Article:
UK Housing Market Halted After Pleas From Banks

UK Housing Market Halted After Pleas From Banks

In light of the current coronavirus crisis, the UK government has responded by suspending the country’s housing market on Thursday, preventing estate agents from putting new homes on the market and halting visits from potential buyers to properties already for sale.

Banks Plead For Action

The government reactions are a direct result of banks pleading to freeze the UK housing market after talks between ministers and lenders.

Banks are concerned about the pandemic’s impact on valuations and their ability to grant credit when the economy is facing a downturn.

Ministers have been told that it is no longer possible to survey properties and bank call centres have also been flooded with calls from concerned homeowners appealing for mortgage holidays.

After urging sellers and buyers to delay moving temporarily, the government has now implemented a blanket ban on moving homes during the country-wide isolation period.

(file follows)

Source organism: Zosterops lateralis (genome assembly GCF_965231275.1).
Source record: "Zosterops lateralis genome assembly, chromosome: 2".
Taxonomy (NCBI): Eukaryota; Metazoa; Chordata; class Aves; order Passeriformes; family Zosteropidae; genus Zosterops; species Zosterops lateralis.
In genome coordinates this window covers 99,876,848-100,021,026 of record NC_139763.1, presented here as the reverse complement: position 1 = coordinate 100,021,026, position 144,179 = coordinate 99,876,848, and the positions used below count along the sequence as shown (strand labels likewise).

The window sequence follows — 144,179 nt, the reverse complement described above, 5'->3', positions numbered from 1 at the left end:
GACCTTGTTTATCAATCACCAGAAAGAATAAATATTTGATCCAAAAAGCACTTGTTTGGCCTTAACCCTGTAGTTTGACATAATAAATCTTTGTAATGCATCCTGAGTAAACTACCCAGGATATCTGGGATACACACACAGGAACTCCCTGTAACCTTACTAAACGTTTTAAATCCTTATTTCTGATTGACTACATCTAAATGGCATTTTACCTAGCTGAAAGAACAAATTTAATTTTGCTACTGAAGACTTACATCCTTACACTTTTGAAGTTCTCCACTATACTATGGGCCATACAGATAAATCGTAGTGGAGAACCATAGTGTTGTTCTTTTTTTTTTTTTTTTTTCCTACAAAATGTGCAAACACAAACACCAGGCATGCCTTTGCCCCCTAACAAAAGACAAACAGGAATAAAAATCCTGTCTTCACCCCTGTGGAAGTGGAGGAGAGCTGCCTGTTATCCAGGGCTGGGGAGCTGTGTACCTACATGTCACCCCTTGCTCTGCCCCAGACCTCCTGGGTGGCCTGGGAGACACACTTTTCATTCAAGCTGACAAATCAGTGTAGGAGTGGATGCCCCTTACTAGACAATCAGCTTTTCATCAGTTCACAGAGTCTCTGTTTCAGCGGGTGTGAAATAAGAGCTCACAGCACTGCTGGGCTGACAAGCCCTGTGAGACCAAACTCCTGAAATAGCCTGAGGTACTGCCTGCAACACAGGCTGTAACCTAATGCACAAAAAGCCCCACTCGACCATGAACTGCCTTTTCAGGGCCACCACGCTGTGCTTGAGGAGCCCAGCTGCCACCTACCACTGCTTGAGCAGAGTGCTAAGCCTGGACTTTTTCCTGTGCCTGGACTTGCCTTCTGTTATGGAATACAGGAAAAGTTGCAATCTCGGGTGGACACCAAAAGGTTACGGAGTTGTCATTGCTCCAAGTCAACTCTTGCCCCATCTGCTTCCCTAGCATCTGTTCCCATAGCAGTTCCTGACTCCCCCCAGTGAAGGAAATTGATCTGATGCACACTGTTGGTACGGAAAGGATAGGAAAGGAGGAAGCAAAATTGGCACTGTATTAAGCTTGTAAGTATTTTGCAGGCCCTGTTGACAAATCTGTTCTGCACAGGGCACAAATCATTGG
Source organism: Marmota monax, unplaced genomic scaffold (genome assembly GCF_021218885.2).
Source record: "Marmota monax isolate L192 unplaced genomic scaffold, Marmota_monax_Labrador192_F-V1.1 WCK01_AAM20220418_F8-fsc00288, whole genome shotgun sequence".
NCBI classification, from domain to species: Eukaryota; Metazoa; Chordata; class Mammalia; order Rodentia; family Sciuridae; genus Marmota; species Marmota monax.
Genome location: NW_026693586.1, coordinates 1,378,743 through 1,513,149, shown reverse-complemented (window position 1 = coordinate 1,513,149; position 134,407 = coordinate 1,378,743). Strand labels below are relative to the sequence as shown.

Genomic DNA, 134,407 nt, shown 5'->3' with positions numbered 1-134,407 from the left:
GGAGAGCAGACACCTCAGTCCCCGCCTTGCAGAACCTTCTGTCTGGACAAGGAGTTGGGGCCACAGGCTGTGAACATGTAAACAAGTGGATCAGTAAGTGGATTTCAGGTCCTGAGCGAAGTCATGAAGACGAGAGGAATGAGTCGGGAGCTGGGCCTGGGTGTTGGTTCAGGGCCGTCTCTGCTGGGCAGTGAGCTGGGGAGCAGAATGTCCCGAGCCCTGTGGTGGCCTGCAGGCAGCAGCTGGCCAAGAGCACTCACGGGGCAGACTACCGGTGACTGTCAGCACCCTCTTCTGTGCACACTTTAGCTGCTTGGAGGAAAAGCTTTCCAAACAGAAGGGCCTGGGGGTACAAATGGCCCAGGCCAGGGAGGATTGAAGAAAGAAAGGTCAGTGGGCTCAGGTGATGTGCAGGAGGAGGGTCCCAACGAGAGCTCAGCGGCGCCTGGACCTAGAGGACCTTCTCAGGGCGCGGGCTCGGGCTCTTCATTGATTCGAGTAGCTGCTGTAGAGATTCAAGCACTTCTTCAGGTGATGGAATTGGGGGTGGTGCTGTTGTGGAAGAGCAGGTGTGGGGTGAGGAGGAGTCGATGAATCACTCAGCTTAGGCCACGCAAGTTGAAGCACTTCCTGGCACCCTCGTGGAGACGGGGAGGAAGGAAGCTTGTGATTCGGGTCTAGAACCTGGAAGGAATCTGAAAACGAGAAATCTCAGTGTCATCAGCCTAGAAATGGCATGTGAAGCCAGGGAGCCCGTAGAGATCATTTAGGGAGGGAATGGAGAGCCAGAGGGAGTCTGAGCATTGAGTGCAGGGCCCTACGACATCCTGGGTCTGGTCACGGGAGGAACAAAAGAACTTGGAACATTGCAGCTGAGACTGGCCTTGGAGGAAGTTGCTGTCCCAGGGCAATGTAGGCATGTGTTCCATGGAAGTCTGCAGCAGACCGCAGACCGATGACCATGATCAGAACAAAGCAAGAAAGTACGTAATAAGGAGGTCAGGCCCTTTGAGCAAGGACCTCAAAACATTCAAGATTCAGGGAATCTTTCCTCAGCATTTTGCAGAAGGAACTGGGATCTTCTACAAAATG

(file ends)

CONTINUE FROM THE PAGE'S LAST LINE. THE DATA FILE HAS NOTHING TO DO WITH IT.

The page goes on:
On Thursday night, the government released the following statement:

You can speak to estate agents over the phone and they will be able to give you general advice about the local property market and handle certain matters remotely but they will not be able to start actively marketing your home in the usual manner.

Lenders have now agreed to extend the length of time borrowers have to pay mortgages in order to prevent transactions that are already in process from failing.

Usually, mortgage offers are valid for a minimum of three months, but, for customers who have exchanged contracts, they will have the freedom to extend the offer for their mortgage for a further three months so that they can move later in the year.

Laura Conduit, a Farrer’s property lawyer, said:

The strict legal position is if you have exchanged and have a completion date, you must complete on that date. It’s going to come down to how nice people are.”

She also said that banks would have to decide whether or not their credit teams could depend on valuations that are made from viewing video footage of properties rather than using surveyors.